Verse 23. Be no longer a drinker of water, but use a little wine for thy stomach's sake and thine often infirmities, - it seems best to regard this verse as somewhat parenthetic. It certainly gives evidence of the tender consideration given by the senior missionary for his younger follow-worker's physical welfare. The exacting character of Timothy's labours and the heavy responsibilities devolving upon him, with all the antecedent trials and perils in his missionary activities, no doubt had a prejudicial effect upon his health (there is no evidence that Timothy was constitutionally a weakling previous to his cull to such work). He had evidently confined himself to the use of water for drinking, perhaps with thy godly desire to set an example against the evils of intoxication prevalent in Ephesus (a hint of which is given in 3. 3 and 3. 8). Obviously the Apostle's exhortation deals with the use of wine as a medicine and is not of wine as a beverage on the part of believers. The servant of God should, however, guard against the weakening of his bodily power through extreme asceticism. No miracle can be expected if the Divinely-provided use of means is neglected.
Verse 24. Some men's sins are evident, going before unto judgment; and some men also they follow after. - these and the following statements are given as generalizations; yet they are evidently nut unconnected with verse 22. If Timothy was to avoid being partaker of other men's sins by not laying hands on any man hastily, he would not be without guidance regarding it. There would be no difficulty in the case of those whose sins were evident and undisguised; with such their sins proclaim beforehand the retribution destined to come upon them. The word prodelos lit. denotes 'manifested before' (the prefix probably has the significance here of publicity rather than time); it is used elsewhere in Heb. 7. 14. For the word pfoago. lit. to lead forth or before, see 1. 18. In other eases their sins do not become manifest all at once. They are concealed from the view of others, though they pursue the delinquents to their inevitable judgments their sin will find them out at last, but it does not proclaim it beforehand. Hence (as in connection with verse 22) the need of waiting so that men may prove themselves.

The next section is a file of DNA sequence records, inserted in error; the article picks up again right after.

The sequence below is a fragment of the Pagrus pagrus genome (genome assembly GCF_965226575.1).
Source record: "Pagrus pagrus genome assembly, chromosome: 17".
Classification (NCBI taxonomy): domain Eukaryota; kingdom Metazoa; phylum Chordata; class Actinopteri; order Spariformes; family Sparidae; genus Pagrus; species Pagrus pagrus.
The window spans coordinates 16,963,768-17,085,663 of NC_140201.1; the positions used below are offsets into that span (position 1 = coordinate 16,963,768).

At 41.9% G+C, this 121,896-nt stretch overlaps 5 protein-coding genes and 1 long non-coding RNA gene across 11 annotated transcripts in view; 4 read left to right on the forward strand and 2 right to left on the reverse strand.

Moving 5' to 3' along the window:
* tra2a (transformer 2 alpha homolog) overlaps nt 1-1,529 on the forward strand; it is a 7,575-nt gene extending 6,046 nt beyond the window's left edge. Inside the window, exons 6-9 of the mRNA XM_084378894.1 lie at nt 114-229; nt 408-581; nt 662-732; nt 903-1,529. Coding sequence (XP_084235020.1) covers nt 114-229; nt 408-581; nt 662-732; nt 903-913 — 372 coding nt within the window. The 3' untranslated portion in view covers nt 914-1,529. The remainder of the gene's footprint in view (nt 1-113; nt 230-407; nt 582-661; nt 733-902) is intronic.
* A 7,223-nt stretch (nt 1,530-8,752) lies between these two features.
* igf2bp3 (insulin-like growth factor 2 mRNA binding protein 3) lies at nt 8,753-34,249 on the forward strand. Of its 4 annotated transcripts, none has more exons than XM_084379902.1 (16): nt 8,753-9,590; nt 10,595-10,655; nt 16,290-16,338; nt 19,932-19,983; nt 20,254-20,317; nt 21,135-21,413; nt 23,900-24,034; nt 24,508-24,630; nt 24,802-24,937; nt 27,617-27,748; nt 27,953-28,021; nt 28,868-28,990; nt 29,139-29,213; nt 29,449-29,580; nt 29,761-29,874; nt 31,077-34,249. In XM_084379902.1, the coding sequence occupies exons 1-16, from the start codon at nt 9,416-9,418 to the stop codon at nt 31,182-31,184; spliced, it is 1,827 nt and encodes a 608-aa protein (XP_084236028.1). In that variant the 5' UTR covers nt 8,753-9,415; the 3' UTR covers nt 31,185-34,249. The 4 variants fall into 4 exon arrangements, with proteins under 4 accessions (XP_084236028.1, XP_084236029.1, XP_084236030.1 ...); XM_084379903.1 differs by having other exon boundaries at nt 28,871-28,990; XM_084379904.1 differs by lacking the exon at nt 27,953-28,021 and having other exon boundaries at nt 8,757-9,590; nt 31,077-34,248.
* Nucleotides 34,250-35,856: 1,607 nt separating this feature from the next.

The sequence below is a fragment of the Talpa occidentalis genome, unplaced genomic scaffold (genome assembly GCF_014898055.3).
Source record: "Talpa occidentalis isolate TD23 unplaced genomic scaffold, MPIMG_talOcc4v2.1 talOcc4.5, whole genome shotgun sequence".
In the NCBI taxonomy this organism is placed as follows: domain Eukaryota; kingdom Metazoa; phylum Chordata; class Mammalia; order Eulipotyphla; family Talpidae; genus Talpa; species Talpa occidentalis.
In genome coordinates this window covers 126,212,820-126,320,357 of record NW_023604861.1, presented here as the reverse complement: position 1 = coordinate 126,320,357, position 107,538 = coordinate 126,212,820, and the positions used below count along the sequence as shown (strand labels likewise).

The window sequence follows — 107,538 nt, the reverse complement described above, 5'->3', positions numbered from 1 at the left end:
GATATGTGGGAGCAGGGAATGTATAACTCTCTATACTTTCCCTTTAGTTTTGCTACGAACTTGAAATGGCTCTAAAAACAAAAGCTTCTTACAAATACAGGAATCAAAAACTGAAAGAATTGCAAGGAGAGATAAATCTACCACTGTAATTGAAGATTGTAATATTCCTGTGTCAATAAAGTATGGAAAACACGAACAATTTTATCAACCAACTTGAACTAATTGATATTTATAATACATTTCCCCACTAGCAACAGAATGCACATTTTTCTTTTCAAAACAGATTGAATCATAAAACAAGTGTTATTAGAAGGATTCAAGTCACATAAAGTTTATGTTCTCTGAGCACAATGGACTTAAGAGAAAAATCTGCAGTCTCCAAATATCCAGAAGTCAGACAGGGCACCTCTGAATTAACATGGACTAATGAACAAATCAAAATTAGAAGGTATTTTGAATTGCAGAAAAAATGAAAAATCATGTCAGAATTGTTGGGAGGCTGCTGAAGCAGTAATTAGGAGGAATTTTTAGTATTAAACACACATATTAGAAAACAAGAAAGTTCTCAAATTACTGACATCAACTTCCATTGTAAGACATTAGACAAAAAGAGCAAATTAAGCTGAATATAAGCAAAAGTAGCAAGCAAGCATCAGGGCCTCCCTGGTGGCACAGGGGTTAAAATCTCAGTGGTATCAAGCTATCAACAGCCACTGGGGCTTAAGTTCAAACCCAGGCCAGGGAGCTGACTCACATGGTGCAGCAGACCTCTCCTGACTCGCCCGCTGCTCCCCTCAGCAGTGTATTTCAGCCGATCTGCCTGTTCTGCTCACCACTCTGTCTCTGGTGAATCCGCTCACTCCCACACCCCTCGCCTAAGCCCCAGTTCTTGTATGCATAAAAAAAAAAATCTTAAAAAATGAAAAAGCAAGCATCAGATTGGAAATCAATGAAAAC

Verse 25. In like manner also there are good works that are evident; and such as are otherwise cannot be hid. — the word for "good" is kolas, noble, goodly, honourable (see, e.g., Tit. 2. 14; 3. 8). Some kinds of good works are conspicuous (prodelos, as in verse 24), and there are those which, though not evident, cannot remain hidden. It is the humble unostentatious man whose works eventually will inevitably reveal his character and will make room for him. The man who comes with plenty of high-sounding talk and makes himself immediately prominent does not thereby manifest himself as one who stands in the counsels of God, and whose inner life is possessed of the quiet but effective power that come from constant communion with God. It has been suggested that there is a reference here to the Lord's saying in Matt. 5. 14-16. See also John 3. 21. and cp. Matt. 10. 26.